Staff and students of the Department of Music pursue research on a wide range of subjects, mainly but not exclusively focused on the music of Asia and Africa. Staff have special interests in the music of China and Central Asia (Harris), Korea (Howard), Japan, Indonesia and Thailand (Gray), India and Nepal (Widdess), the Islamic Middle East (Wright), the Jewish world (Wood), West Africa and Cuba (Durán) and South and East Africa (Impey). But research is not limited to these areas: projects have been undertaken on American jazz, and on Caribbean, Mediterranean and Eastern European music, for example.
Best Part time PhD Programs in Music 2017. Research Degrees in Music
Subjects of research
Staff and students of the Department of Music pursue research on a wide range of subjects, mainly but not exclusively focused on the music of Asia and Africa. Staff have special interests in the music of China and Central Asia (Harris), Korea (Howard), Japan, Indonesia and Thailand (Gray), India and Nepal (Widdess), the Islamic Middle East (Wright), the Jewish world (Wood), West Africa and Cuba (Durán) and South and East Africa (Impey). But research is not limited to these areas: projects have been undertaken on American jazz, and on Caribbean, Mediterranean and Eastern European music, for example. Staff often have research interests in issues that cross regional boundaries; see the Department Staff page for a summary of their interests, and select the name of a lecturer for further details of their individual research specialisms and activities.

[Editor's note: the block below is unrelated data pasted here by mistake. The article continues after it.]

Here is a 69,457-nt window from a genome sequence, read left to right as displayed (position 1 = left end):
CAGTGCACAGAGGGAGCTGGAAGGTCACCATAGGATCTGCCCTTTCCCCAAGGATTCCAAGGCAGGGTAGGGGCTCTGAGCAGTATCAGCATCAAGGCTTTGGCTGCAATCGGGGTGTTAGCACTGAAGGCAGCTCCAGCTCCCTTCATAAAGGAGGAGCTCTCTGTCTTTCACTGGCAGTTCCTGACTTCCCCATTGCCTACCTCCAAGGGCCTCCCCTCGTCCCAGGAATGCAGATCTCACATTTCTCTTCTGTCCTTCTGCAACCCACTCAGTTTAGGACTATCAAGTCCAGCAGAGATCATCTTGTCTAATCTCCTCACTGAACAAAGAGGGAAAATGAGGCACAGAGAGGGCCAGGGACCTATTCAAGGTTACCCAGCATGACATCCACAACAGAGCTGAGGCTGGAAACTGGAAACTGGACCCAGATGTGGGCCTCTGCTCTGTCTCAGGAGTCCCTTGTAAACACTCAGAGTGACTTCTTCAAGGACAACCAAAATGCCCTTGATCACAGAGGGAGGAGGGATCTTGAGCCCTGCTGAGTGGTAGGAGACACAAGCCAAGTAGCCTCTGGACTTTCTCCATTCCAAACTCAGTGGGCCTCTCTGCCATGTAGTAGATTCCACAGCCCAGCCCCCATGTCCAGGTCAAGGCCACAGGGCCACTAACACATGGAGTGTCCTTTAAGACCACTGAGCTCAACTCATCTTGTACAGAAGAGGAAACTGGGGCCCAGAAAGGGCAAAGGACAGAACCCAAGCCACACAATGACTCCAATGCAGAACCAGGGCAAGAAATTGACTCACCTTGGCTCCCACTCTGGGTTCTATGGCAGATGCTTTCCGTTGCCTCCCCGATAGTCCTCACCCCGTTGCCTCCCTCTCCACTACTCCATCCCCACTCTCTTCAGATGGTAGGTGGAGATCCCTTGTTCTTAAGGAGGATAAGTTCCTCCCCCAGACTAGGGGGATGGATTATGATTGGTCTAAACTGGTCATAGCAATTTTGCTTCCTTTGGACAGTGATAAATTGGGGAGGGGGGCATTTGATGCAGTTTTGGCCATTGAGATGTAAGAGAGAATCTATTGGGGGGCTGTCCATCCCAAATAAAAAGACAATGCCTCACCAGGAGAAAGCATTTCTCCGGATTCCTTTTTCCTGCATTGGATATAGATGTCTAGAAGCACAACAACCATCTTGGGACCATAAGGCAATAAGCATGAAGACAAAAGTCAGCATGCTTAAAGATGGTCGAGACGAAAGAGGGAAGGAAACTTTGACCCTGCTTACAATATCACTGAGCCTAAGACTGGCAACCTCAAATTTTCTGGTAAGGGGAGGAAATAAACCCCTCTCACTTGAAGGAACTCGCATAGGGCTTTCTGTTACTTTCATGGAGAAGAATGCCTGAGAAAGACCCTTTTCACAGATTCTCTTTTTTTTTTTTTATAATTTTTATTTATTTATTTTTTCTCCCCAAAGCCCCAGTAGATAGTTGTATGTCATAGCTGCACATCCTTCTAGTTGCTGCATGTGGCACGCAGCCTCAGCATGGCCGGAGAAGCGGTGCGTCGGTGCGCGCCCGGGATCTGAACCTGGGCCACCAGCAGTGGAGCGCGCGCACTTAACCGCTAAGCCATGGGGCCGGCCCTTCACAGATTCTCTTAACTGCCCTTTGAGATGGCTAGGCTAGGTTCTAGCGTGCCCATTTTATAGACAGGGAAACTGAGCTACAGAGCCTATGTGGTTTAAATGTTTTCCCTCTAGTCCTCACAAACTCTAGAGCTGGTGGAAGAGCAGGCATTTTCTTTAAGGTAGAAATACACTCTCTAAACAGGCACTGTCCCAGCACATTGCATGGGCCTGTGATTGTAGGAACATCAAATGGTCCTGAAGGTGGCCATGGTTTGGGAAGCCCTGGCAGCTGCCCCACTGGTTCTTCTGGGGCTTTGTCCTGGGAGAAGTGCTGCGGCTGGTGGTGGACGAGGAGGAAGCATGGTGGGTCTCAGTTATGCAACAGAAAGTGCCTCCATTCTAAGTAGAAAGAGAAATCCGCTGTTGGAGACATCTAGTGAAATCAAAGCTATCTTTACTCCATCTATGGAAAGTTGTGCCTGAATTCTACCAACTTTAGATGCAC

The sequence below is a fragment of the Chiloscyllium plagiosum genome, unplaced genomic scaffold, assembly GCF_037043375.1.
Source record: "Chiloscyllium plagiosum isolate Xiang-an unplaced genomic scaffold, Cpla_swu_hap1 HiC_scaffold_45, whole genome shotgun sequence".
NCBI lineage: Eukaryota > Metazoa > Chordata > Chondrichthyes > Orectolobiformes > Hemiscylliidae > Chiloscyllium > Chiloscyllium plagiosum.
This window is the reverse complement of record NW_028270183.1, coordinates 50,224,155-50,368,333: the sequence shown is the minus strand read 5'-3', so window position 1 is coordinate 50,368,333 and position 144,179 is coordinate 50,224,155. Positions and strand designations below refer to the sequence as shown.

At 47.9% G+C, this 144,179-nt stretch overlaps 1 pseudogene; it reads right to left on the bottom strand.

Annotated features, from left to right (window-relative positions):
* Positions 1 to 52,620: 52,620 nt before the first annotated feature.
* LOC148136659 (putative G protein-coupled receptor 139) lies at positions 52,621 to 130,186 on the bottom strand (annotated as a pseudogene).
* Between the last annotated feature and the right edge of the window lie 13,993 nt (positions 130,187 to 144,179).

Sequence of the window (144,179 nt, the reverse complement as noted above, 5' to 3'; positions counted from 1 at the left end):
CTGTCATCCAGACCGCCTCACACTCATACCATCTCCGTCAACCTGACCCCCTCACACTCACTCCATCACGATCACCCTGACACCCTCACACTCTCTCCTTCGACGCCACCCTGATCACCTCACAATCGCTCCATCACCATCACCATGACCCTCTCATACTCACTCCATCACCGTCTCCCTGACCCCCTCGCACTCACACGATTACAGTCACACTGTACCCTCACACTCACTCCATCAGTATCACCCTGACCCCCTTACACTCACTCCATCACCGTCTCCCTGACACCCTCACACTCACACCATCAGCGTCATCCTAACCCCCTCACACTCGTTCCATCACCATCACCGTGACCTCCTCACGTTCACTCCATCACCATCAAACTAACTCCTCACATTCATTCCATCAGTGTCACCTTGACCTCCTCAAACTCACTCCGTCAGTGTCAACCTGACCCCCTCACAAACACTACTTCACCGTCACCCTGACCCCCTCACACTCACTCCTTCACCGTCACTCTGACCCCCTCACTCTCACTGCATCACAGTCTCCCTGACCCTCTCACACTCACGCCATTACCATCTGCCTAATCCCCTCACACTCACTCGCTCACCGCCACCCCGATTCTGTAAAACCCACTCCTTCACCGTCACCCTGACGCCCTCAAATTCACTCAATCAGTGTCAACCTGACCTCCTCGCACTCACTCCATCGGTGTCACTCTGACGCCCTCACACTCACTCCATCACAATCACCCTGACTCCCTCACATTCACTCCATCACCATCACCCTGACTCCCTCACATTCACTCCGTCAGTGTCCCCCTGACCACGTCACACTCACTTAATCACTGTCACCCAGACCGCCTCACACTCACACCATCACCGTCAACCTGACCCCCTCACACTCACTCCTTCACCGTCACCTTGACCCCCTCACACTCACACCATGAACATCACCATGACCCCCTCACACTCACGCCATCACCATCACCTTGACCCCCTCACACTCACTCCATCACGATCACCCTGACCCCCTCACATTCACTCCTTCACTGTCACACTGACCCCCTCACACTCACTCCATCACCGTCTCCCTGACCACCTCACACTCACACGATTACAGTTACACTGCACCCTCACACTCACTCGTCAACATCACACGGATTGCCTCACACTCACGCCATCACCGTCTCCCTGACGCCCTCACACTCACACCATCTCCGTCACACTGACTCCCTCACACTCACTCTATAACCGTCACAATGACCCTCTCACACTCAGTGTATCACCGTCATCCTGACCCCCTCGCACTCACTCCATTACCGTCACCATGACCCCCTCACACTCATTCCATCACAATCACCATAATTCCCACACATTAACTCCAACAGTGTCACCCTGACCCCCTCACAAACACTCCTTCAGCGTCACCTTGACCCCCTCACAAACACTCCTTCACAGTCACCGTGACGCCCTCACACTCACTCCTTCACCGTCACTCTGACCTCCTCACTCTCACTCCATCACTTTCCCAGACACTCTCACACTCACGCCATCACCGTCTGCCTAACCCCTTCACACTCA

Whatever its regional origin, music is studied as a cultural phenomenon, and also from analytical and historical perspectives. Instrumental and vocal, sacred and secular, art and popular, traditional and modern musical forms are all of equal interest. Research methods employed include fieldwork, interview, archive research, recording and filming, performance, transcription and analysis, and composition.
Postgraduate students of the Department come from a wide variety of backgrounds in the UK and from overseas. Most are performers of music as well as researchers; applicants are evaluated individually on the basis of their background and academic achievements. Applicants should normally possess a Master’s degree, or equivalent, in Music, Ethnomusicology or other relevant discipline. Applicants who are accomplished performers or teachers, or who work in the music industry, may have alternative qualifications, and are encouraged to apply.
Research training and coursework
All research students are required to follow a course of research training held in the department in their first year. In addition they may be required to take one or more postgraduate courses, such as the MMus core course Ethnomusicology in Practice, and/or a language course, depending on their prior qualifications and the requirements of their research project. They are also expected to attend department research seminars; and they may be recommended to attend research training workshops elsewhere in SOAS, or in institutions such as the Institute for Musical Research (http://music.sas.ac.uk/training). See “Structure” for more information about the place of research training in the structure of the programme.